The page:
Early birds may make healthier food choices than night owls

By YOU
01 March 2017

Early morning risers are more likely to make healthier food choices than people who stay up late, new research finds.

In a study, led by the National Institute for Health and Welfare at the Department of Public Health Solutions in Helsinki, Finland, researchers compared "morning type" people with "evening type" people.

Accordingly, they found that morning people ate more balanced foods overall and ate earlier in the day than those who prefer to stay up late.

"Early birds may have an extra advantage over night owls when it comes to fighting obesity as they are instinctively choosing to eat healthier foods earlier in the day," said The Obesity Society (TOS) spokesperson Dr. Courtney Peterson in response to the findings.

"Previous studies have shown that eating earlier in the day may help with weight loss and lower the risk of developing diabetes and heart disease. What this new study shows is that our biological clocks not only affect our metabolism but also what we choose to eat."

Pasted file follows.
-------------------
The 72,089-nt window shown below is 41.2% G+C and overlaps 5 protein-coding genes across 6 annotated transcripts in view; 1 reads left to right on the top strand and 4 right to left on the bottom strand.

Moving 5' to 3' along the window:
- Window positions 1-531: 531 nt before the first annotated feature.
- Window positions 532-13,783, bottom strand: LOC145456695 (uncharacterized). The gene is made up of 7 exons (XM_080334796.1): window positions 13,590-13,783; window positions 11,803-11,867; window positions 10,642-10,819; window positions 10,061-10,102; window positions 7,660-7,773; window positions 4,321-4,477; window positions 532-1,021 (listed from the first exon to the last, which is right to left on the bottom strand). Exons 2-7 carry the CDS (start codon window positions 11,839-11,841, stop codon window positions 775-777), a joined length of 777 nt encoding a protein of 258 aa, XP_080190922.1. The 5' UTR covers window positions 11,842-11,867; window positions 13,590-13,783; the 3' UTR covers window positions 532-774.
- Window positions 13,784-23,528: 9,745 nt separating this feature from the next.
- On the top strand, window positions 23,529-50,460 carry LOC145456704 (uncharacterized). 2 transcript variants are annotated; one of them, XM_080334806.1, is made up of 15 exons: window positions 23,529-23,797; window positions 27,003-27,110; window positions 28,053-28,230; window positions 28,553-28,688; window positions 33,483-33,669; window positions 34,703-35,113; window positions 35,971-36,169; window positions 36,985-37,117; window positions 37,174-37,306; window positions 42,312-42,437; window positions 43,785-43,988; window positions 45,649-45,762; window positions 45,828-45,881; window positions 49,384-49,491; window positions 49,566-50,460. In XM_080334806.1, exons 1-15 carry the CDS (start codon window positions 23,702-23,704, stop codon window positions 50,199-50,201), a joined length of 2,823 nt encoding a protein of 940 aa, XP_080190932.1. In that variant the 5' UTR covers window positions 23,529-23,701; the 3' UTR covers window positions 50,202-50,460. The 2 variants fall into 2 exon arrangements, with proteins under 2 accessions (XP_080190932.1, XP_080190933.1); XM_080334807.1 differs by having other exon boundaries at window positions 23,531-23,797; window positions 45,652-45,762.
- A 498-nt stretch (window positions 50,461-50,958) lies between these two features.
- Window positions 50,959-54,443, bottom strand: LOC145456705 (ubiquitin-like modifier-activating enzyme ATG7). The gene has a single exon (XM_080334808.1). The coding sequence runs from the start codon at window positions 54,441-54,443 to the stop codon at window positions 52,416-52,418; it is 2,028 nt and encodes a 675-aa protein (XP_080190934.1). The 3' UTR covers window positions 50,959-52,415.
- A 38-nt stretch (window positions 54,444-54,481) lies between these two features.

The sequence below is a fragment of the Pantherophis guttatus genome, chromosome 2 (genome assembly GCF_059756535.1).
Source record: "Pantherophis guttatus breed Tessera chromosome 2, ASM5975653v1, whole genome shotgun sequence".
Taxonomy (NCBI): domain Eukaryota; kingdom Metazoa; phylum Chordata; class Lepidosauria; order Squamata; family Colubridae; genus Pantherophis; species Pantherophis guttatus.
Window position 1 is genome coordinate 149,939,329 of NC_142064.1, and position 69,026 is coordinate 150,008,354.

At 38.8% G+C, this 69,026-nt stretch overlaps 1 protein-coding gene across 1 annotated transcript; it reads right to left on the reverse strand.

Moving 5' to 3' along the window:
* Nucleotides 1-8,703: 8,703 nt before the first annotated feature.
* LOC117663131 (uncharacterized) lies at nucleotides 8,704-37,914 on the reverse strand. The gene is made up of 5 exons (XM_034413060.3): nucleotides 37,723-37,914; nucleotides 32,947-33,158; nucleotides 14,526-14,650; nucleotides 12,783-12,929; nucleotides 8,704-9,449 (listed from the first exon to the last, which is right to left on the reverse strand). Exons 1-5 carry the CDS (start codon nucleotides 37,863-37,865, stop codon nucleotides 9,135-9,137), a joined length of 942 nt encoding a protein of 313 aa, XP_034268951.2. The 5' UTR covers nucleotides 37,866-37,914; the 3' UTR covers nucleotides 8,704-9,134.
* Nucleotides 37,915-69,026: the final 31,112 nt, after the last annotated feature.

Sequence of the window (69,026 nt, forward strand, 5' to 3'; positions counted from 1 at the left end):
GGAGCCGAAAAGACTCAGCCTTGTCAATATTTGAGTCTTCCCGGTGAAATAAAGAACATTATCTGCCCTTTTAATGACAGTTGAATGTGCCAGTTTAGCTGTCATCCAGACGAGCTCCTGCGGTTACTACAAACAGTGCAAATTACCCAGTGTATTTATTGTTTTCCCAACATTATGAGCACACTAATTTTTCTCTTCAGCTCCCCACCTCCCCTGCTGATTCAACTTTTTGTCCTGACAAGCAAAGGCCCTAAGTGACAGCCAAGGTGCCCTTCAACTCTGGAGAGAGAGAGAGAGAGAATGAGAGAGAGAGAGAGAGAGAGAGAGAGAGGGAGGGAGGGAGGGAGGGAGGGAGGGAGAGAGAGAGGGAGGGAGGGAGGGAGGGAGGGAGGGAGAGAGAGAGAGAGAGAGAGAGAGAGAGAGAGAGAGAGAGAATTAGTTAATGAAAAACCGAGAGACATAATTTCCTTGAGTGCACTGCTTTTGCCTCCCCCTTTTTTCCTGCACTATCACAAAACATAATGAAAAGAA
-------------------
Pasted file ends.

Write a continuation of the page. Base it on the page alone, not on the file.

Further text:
For the study, researchers looked at data from nearly 2,000 randomly chosen people to determine if their circadian or biological clock rhythm (chronotype) affected what they ate and at what time.

Differences in both energy and macronutrients between the two chronotypes were evident, with morning people making healthier choices throughout the day.

Evening types ate less protein overall and ate more sucrose, a type of sugar, in the morning. In the evening, night owls consuming more sucrose, fat and saturated fatty acids.

On weekends, the differences between the morning and evening type people was even more pronounced, with evening types having more irregular meal times and twice as many eating occasions. The evening types also slept worse and were less physically active overall.

For people working to lose weight, this new research may also provide a compelling window into why they choose to make certain food choices throughout the day.

"Clinicians can help steer people to healthier options - and suggest the optimal time to eat these foods - based on what we now know about our biological clocks," added Dr. Peterson.

The full study has been published in journal Obesity.

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